We wish to point out that the position to which he has been appointed is the Chair of Celtic Literature, History, and Antiquities, and not a Chair of Scottish Gaelic as “Highland circles in Edinburgh” seem to believe, and we doubt whether there is any man in Scotland as competent to fill it. Professor Dillon’s election may be a reflection on Celtic scholarship in Scotland, but at least it is an intelligent and enlightened move to improve that scholarship. We believe that the study and encouragement of such things is in a precarious position already without the introduction of unworthy and unjustified pusillanimity and ungraciousness.

There are many in Scotland who confidently expect as we do that Professor Dillon will give devoted and powerful aid not only in Celtic studies as a whole but to Scottish Gaelic in particular. It is on behalf of those people as well as ourselves that we request you to give publicity to this letter.

                        We are, etc.,
                        Angus McIntosh, M.A.
Lecturer in English Language and Literature, Christ Church, Oxford
                        Calum I. Maclean, M.A. (Edin.)
Folklore Commission, University College Dublin.

But such an opinion was by no means universal as shown by another correspondent, a certain John MacKinnon, who was less than pleased by the Irishman’s appointment:

Ardmore, Kingussie
Inverness-shire.
September 16, 1946.

Sir,―May I, through your columns, express my surprise at the appointment of an Irish scholar, Dr Dillon, to the Celtic Chair of Edinburgh University.

Since its institution, this largely to efforts of that eminent Scot and Celt, Professor J. S. Blackie, that Chair has been occupied by Scotsmen of distinguished scholarship and culture who, in “thought, word and deed” have immeasurably advanced and enhanced the study and appreciation of all things Celtic. Among the various talents of these men was the additional gift of having an unparalleled knowledge of Scottish Gaelic. This, to me, should be the sine quo non of any man elected to uphold the traditions of that high office in Scotland’s capital city.

The newly appointed Professor is, I am sure, a most excellent and capable man in all respects and one wishes him success in maintaining the high traditions of his new appointment.

But there in Scotland today not a few men singularly qualified to uphold the illustrious standards of that Chair; men who have done and are doing invaluable work for the Gaelic cause. Among them are some who themselves have studied under the guidance and inspiration of that Chair. Surely it would have been a glorious and apt tribute to a past holder of that Chair that his successor should be one of his former students? In addition it would be a great incentive to that successor to know that he was the man chosen to carry on the torch of his one-time master.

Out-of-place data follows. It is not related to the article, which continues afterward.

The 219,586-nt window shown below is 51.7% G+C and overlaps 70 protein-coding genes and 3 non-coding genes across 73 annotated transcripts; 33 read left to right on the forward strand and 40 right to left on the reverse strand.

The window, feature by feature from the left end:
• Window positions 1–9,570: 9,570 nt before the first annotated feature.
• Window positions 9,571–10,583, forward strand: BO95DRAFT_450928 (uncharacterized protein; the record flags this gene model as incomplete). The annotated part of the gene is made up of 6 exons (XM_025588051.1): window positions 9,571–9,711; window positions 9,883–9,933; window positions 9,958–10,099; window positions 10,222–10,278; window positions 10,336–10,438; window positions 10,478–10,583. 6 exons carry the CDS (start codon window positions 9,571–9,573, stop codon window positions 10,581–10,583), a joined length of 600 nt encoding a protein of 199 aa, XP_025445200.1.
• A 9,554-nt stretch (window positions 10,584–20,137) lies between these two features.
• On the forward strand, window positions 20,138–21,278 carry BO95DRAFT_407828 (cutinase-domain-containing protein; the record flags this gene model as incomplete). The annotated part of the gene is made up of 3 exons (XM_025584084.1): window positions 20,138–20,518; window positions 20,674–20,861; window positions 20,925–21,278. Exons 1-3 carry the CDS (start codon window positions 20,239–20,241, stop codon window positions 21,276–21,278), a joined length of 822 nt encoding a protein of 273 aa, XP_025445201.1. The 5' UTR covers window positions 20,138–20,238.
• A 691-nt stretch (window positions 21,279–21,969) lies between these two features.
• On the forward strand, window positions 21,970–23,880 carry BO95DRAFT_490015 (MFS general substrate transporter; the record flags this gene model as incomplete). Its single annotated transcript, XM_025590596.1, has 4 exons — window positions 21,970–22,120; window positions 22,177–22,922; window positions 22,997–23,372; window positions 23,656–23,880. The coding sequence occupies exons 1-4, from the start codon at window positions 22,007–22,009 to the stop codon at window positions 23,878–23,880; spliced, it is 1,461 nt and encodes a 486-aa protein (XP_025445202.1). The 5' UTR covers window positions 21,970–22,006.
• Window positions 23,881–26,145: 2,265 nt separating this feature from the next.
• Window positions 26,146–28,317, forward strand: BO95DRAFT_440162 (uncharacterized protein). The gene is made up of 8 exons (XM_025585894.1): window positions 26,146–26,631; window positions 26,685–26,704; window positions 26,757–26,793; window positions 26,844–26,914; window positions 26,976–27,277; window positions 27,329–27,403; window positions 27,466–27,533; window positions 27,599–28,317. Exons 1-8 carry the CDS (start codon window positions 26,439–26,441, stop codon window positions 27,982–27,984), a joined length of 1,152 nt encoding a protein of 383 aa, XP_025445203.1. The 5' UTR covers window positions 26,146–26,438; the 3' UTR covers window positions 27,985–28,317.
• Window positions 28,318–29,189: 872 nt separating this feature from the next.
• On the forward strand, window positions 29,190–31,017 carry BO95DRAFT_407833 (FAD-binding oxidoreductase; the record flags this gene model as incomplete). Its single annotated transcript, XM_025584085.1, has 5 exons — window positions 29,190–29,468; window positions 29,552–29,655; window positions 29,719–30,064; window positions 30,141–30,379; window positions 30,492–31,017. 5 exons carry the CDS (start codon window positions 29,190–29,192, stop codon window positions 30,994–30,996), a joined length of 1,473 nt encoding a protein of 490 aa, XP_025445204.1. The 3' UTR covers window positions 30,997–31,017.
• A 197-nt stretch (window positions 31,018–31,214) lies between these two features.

That such is not the case is, in my opinion, a slur on Celtic scholarship in Scotland and a retrograde step in the cause of Scottish Gaelic in general. It seems rather illogical that hose men whose lifework is dedicated to the Gaelic cause in Scotland should be thus superseded when one of the highest offices of that cause is open to them. It there in this fact any inspiration for the youth of Gaeldom and of Scotland to aim high. In the words of Macduff ‘Stands Scotland where she did?”―one wonders.

                                                I am, etc.,
                                                    John MacKinnon

Even though the appointment did not meet with universal approbation or agreement, Professor Myles Dillon (1900–1972) eventually took up the Chair in 1947 but would only remain in post for two years. In 1949, Dillon returned to his native Dublin in order to become T. F. O’ Rahilly’s successor at the Director of the School of Celtic Studies at the Dublin Institute of Advance Studies. Such an appointment was less likely to have been met with a controversial reaction than when he had been appointed to the Edinburgh Chair of Celtic.

References:
Anon., ‘Edinburgh Celtic Chair,’ The Oban Times, no. 4785 (14 Sep., 1946), p. 2
Angus McIntosh & Calum I. Maclean, ‘Celtic Professorship’, The Oban Times, no. 4788 (5 Oct., 1946), p. 5
John MacKinnon, ‘Celtic Professorship’, The Oban Times, no. 4788 (5 Oct., 1946), p. 5
NFC 1111 [Calum Maclean’s diaries from 1945 to 1948]

Image:
Myles Dillon